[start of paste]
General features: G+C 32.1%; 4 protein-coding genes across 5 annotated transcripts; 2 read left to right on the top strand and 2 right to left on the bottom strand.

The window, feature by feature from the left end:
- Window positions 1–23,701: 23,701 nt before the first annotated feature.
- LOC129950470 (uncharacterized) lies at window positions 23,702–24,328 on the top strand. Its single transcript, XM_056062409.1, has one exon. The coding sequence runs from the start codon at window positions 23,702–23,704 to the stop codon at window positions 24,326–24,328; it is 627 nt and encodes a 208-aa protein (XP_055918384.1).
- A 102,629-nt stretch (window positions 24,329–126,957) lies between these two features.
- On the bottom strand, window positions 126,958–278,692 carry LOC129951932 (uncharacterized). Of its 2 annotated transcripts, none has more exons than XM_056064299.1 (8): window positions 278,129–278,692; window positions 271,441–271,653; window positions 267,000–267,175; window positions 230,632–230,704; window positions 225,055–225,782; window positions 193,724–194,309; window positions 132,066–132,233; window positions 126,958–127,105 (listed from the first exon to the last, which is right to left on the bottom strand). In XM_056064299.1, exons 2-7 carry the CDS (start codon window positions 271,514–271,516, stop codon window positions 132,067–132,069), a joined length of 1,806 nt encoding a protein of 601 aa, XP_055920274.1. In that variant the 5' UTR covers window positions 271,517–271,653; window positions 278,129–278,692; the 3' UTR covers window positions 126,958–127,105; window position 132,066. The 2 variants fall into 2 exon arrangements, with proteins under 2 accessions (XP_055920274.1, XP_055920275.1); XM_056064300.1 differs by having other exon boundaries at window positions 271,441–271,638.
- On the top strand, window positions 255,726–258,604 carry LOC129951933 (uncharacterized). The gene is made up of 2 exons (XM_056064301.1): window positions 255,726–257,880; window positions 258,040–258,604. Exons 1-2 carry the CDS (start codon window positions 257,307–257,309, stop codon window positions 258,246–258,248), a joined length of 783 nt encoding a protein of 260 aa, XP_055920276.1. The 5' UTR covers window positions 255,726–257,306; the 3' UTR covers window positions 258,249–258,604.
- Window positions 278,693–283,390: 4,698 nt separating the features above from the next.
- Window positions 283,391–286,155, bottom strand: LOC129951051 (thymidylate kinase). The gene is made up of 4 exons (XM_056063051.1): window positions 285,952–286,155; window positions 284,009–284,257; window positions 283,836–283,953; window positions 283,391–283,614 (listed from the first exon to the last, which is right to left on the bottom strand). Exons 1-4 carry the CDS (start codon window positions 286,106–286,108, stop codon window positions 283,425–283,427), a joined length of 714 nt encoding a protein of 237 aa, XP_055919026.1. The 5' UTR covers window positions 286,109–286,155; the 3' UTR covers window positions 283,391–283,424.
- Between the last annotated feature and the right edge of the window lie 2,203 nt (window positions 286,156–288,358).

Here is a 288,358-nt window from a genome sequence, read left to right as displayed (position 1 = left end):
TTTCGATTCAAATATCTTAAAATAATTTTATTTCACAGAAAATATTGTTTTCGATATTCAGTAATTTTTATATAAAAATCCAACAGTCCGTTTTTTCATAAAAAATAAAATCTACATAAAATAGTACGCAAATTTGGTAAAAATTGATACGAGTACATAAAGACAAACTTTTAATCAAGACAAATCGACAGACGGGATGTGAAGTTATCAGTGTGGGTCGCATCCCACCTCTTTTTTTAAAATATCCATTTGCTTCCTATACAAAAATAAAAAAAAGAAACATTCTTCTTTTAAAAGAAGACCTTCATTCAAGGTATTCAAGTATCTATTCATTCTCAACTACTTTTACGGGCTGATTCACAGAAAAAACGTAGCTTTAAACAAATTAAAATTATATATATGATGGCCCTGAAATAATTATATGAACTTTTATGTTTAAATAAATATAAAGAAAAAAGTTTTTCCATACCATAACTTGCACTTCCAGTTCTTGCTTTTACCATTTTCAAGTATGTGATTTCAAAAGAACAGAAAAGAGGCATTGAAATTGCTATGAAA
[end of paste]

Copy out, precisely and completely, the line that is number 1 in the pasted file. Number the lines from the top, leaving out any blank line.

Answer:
General features: G+C 32.1%; 4 protein-coding genes across 5 annotated transcripts; 2 read left to right on the top strand and 2 right to left on the bottom strand.